Wednesday 23 January 2019

US main indexes suffer worst week in two years amid fears over inflation

Photo: Martin Keene/PA
Photo: Martin Keene/PA

Caroline Valetkevitch

Wall Street's main stock indexes suffered their worst week in two years as bond yields soared and renewed fears of inflation gripped investors. But amid the selloff, corporate earnings forecasts keep improving.

Forecasts for earnings, one of the fundamental factors that drives stock prices, are rising fast as analysts factor in benefits from the US tax overhaul.

Optimism over forecasts has caught the attention of anxious investors, who hope that strong earnings can support lofty stock valuations and offset the concerns over rising bond yields and the pace of Federal Reserve rate hikes. Rising interest rates in general mean higher borrowing costs for companies.

This week, fears of higher rates overwhelmed the upbeat profit picture as the benchmark S&P 500 stock index fell 3.9pc and raised some concern about a deeper pullback.

"This uptick in bond rates has everybody nervous obviously," said Gary Bradshaw, portfolio manager at Hodges Capital Management in Dallas, Texas.

"But we step back and look, and so far earnings have been awful good. Even though you have seen rates move up some here, they are still very low, inflation is still low," he said.

With half of the S&P 500 index companies still to report fourth-quarter results and potentially give guidance on 2018, profit estimates are likely to increase further.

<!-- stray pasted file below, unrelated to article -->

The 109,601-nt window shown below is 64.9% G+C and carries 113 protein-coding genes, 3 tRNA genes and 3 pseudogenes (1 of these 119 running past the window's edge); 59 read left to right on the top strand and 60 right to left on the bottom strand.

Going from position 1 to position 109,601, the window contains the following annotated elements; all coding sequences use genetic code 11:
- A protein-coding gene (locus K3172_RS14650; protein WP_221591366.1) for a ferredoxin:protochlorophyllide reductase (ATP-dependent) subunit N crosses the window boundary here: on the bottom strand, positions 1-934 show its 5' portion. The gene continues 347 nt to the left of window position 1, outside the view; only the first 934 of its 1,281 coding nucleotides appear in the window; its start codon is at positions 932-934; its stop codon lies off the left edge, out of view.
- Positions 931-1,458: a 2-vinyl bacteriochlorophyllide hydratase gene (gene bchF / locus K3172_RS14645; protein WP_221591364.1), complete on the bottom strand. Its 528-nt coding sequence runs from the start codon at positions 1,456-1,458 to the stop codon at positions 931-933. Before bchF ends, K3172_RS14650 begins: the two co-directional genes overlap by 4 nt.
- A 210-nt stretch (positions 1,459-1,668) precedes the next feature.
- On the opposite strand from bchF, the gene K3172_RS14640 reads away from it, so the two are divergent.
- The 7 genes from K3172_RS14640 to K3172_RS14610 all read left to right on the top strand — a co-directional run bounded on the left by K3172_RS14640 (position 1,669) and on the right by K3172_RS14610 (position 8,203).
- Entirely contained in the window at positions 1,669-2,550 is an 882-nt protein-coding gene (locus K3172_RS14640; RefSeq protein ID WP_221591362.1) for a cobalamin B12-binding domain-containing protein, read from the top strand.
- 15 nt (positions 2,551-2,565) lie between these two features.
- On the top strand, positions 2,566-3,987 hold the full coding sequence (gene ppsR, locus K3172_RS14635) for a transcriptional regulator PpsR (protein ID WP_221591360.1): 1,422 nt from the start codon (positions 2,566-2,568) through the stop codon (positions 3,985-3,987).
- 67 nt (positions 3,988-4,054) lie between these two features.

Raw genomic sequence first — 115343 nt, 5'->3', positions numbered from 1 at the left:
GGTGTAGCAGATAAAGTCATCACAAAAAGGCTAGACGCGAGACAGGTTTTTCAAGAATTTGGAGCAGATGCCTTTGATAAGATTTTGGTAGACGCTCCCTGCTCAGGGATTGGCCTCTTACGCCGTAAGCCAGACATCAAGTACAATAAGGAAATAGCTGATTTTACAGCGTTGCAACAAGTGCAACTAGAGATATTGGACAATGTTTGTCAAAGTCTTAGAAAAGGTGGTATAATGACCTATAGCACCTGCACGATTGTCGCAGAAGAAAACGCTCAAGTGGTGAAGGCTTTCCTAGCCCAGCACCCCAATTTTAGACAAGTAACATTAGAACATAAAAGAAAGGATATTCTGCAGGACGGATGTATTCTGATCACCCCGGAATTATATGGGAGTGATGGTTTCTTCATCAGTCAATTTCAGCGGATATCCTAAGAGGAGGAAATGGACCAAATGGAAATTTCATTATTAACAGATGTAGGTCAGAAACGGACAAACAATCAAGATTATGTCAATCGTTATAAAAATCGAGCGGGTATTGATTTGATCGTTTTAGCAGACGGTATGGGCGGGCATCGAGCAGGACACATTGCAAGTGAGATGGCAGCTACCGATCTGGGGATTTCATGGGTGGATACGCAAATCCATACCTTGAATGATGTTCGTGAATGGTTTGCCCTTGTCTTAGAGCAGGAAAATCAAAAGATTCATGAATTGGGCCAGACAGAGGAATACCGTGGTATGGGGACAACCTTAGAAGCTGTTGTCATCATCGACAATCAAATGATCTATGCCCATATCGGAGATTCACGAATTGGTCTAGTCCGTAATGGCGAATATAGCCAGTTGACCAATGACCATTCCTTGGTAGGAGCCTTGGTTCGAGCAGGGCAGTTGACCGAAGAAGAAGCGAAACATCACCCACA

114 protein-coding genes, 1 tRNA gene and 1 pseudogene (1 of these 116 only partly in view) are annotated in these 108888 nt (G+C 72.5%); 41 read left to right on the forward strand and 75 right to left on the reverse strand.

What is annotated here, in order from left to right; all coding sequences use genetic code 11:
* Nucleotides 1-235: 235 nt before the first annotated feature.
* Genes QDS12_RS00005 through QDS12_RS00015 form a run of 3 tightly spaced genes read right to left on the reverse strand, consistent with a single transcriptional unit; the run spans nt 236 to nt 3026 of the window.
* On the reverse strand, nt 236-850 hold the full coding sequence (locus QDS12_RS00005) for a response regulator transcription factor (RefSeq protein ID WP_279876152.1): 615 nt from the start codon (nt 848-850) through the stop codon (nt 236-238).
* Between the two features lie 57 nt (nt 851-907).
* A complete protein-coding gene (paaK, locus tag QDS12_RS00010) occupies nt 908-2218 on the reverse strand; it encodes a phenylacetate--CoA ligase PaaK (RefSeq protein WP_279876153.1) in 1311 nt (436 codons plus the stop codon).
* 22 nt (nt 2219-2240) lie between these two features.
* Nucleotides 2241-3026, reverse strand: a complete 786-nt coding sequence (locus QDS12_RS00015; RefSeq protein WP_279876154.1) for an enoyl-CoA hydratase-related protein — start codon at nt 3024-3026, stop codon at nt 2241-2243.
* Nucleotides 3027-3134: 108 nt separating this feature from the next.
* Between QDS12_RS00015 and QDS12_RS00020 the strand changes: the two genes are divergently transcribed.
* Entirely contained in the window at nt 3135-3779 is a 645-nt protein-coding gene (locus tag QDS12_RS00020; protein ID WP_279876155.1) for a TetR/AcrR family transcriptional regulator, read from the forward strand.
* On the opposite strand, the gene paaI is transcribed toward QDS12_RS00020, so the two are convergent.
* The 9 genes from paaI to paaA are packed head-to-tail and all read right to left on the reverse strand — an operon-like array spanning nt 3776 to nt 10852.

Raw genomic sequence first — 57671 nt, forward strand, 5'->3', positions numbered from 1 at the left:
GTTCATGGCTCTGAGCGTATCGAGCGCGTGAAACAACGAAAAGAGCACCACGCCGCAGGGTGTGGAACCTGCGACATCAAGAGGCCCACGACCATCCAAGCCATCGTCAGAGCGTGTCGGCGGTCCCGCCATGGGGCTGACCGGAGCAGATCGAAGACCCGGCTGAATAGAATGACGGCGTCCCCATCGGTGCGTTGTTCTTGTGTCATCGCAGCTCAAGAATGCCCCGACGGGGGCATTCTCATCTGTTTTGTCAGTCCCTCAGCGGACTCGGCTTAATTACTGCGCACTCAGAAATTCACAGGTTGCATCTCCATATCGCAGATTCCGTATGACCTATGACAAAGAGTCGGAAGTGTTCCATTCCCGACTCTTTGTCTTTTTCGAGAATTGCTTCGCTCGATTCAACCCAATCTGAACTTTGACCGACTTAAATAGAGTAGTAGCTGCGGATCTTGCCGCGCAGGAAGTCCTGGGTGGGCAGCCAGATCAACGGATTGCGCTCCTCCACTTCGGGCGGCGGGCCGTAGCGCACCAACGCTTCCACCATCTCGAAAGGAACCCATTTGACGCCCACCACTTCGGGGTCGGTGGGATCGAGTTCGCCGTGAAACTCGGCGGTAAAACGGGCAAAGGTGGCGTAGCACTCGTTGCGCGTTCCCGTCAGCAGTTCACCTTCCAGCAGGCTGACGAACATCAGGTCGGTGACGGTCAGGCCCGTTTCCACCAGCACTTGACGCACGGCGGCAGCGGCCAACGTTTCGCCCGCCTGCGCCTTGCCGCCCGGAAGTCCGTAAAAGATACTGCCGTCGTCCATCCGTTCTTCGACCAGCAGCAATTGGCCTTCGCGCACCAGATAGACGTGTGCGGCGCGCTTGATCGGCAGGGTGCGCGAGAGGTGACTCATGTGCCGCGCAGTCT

Even after the selloff this week, the S&P 500 is up 3.3pc for this year and that is on top of a 19.4pc gain for 2017. Whether this week's downturn in global equity markets continues will depend in part on upcoming earnings reports.

Reports from both Apple and Google parent Alphabet late last Thursday disappointed investors, as did last Friday's results from ExxonMobil and Chevron, but fourth-quarter S&P 500 company results overall have been much stronger than expected. Among changes to the tax law, the corporate income tax rate drops to 21pc from 35pc, so earnings estimates for the first quarter and all of 2018 have jumped.

First-quarter profit growth for S&P 500 companies is now estimated at 17.7pc, according to Thomson Reuters data, up from 11.7pc on December 20, when both houses of Congress approved the tax revamp. Earnings growth for 2018 is now forecast at 18.2pc, up from 11.5pc on December 20.


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